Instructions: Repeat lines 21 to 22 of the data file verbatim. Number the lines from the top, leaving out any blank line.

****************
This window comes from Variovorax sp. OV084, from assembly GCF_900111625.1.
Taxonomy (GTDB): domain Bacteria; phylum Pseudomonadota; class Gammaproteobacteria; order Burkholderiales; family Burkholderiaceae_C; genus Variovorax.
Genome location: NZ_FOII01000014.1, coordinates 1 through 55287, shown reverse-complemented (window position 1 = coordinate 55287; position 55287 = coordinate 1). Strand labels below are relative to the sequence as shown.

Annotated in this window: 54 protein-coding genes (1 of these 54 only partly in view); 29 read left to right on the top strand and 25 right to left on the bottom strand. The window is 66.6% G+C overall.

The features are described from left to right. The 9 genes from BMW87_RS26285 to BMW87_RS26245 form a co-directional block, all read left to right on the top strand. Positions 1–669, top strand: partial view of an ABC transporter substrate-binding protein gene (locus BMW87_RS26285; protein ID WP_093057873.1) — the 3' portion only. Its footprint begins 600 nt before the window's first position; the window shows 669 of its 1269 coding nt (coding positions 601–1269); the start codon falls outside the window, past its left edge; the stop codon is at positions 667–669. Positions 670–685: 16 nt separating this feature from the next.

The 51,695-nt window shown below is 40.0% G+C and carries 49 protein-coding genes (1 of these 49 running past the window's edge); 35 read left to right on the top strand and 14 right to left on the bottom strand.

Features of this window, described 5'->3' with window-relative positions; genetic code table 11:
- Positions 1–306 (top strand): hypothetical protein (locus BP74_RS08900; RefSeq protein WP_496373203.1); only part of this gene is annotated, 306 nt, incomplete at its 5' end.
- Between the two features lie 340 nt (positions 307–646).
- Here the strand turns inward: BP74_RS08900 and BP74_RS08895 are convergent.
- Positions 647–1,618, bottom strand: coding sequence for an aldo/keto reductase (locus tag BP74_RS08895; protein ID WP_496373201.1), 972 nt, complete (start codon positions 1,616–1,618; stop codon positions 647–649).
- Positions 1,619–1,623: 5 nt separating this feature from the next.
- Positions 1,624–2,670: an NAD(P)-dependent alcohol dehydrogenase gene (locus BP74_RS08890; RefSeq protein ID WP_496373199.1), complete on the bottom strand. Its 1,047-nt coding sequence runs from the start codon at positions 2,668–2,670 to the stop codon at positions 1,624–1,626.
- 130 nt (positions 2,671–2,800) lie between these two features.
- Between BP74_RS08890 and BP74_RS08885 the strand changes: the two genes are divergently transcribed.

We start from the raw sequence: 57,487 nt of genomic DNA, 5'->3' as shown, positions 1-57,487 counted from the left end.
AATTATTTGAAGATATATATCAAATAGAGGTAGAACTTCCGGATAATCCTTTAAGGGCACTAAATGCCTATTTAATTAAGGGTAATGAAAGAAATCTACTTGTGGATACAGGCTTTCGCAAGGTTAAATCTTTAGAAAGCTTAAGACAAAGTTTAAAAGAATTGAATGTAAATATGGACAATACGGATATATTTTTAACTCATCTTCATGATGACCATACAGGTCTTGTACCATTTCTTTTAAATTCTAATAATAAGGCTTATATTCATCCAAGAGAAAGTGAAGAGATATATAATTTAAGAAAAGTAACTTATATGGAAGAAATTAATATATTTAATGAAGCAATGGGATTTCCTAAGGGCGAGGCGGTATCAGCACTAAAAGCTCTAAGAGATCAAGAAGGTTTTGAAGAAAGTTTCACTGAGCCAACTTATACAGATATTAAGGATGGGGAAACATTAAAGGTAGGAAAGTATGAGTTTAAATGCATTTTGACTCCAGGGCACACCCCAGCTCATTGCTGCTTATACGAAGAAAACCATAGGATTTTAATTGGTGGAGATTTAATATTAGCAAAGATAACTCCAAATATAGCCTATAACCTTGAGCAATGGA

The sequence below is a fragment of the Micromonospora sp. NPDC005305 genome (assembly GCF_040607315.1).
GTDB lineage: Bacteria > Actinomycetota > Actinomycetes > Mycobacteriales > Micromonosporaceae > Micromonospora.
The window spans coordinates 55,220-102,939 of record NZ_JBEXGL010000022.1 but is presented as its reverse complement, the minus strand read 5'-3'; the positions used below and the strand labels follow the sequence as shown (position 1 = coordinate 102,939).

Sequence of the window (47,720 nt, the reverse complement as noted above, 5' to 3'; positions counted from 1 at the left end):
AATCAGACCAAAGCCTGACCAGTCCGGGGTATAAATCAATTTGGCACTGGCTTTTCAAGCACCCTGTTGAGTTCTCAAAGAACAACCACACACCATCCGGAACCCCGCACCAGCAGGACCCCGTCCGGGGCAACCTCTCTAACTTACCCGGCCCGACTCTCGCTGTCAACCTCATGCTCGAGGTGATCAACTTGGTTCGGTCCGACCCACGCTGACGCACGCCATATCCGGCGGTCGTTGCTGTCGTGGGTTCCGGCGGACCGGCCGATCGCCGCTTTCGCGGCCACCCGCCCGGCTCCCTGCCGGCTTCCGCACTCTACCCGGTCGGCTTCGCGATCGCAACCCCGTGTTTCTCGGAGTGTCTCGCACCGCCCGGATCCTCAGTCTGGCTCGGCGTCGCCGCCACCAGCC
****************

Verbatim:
Sequence of the window (47,720 nt, the reverse complement as noted above, 5' to 3'; positions counted from 1 at the left end):
AATCAGACCAAAGCCTGACCAGTCCGGGGTATAAATCAATTTGGCACTGGCTTTTCAAGCACCCTGTTGAGTTCTCAAAGAACAACCACACACCATCCGGAACCCCGCACCAGCAGGACCCCGTCCGGGGCAACCTCTCTAACTTACCCGGCCCGACTCTCGCTGTCAACCTCATGCTCGAGGTGATCAACTTGGTTCGGTCCGACCCACGCTGACGCACGCCATATCCGGCGGTCGTTGCTGTCGTGGGTTCCGGCGGACCGGCCGATCGCCGCTTTCGCGGCCACCCGCCCGGCTCCCTGCCGGCTTCCGCACTCTACCCGGTCGGCTTCGCGATCGCAACCCCGTGTTTCTCGGAGTGTCTCGCACCGCCCGGATCCTCAGTCTGGCTCGGCGTCGCCGCCACCAGCC